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Saskatchewan police oversight body to track race, gender, ethnicity data on voluntary basis

Saskatchewan police oversight agency wants to track demographic data on people filing complaints
WATCH: The agency responsible for investigating complaints against municipal police officers in Saskatchewan wants to learn more about the people who are expressing concerns in an attempt to better understand its growing workload.

The civilian-led agency responsible for investigating complaints against police forces in Saskatchewan is going to begin collecting information on race, ethnicity and gender.

Public Complaints Commission chair Brent Cotter said the agency finalized the decision to do so last week and is in the process of altering the complainant form.

READ MORE: Saskatchewan police oversight agency wants to track demographic data on people filing complaints

“It would be a bit of a denial of reality not to think there are dimensions of racism in all kinds of professions in our society and policing would not be any different,” Cotter told Global News.

“If we are seeing that or seeing patterns of that, I think we need to try to be able to identify and address it and work with the leaders of the police organizations to stamp it out.”

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The commission receives more complaints about problematic encounters between minorities and police officers than it does about encounters between non-minorities and police, Cotter said, citing a “wide range” of possible reasons.

“One could be disrespect racially that’s directed at an individual,” he said, noting, “it is hard to tease that out in relation to any individual case.”

Saskatchewan police oversight body struggling to keep up with record-high number of complaints
Saskatchewan police oversight body struggling to keep up with record-high number of complaints

The Public Complaints Commission continues to face more complaints than in years passed, according to Cotter, who has noted that understanding trends and patterns is key to reducing the volume, but that a lack of resources has made collecting data challenging.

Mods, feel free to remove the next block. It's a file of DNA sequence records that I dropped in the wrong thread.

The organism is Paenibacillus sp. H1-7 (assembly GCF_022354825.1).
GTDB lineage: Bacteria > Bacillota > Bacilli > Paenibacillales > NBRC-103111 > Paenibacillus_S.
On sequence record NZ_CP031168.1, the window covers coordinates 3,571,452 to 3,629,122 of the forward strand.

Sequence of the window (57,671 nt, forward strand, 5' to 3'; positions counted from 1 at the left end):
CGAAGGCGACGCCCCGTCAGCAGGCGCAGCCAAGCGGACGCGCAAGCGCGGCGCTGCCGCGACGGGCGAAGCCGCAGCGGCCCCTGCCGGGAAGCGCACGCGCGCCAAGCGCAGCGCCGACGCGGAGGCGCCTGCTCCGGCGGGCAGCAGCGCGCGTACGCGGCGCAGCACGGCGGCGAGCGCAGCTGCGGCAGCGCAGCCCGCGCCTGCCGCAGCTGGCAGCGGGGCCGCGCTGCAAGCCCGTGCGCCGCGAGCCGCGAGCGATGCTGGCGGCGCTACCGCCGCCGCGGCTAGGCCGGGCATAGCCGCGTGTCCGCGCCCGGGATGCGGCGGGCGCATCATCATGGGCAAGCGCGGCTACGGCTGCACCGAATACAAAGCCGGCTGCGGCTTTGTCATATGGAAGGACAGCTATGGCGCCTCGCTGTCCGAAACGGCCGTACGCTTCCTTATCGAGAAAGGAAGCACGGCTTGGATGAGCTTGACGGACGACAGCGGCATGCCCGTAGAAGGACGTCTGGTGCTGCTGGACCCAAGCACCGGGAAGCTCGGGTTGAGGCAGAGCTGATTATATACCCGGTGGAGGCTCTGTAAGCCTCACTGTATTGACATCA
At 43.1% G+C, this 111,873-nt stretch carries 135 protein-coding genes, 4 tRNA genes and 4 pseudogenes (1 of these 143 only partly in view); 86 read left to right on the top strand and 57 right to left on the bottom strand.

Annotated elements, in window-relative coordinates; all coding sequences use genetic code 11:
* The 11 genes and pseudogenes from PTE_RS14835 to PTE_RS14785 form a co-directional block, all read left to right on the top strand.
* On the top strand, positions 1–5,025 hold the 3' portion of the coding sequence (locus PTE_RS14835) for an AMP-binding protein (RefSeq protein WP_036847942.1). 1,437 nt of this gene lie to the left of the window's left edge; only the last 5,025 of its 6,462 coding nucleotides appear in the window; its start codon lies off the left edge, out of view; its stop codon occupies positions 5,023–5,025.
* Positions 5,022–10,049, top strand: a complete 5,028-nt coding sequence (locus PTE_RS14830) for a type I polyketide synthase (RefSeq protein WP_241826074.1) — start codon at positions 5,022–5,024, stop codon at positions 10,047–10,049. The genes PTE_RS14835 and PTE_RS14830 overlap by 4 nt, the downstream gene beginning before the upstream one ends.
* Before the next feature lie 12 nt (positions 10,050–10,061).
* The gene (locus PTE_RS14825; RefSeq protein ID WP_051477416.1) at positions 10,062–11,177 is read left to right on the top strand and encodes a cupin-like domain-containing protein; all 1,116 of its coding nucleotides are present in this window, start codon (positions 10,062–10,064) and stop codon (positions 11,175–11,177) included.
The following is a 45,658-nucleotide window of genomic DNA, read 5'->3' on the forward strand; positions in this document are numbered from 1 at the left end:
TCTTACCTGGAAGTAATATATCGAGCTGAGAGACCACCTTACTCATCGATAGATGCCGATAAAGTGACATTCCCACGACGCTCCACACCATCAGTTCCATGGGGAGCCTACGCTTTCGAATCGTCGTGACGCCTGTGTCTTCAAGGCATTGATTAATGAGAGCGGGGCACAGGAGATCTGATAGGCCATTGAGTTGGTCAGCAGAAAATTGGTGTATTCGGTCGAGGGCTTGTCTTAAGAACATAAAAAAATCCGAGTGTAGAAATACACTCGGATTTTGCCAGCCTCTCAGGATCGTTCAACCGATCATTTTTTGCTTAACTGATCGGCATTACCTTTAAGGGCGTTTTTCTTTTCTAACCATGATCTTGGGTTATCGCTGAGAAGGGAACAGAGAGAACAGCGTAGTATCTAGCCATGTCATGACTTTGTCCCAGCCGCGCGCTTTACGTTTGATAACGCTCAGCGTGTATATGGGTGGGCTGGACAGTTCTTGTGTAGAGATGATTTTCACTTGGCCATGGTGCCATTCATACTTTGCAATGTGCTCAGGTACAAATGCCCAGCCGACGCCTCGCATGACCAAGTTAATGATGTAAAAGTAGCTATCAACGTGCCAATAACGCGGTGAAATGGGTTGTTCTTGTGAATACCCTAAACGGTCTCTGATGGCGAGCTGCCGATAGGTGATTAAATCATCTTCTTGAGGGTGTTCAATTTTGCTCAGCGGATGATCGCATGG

READ MORE: Saskatchewan police oversight body struggling to keep up with record-high number of complaints

When it comes to gathering information on gender, race and ethnicity, the commission had tread carefully, Cotter said, concerned about potentially being disrespectful and/or violating privacy interests.

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The commission now feels that giving complainants the option to disclose more about themselves if they wish is in the public interest.

“We’ll be able to do more analysis and we’ll be able to begin to identify if there are patterns,” he said.

READ MORE: Saskatchewan serious incident investigators could alleviate oversight body’s workload: chair

The data, subject to protecting individuals’ rights, will be made public, said Cotter, who hopes this is step in a progressive direction toward better understanding relational barriers between minorities and police.

The changes will be reflected on the online form as well as on the hard copies in police stations by the end of the year.

“I, myself, would be disappointed if we don’t have it in place by the end of the summer,” Cotter said.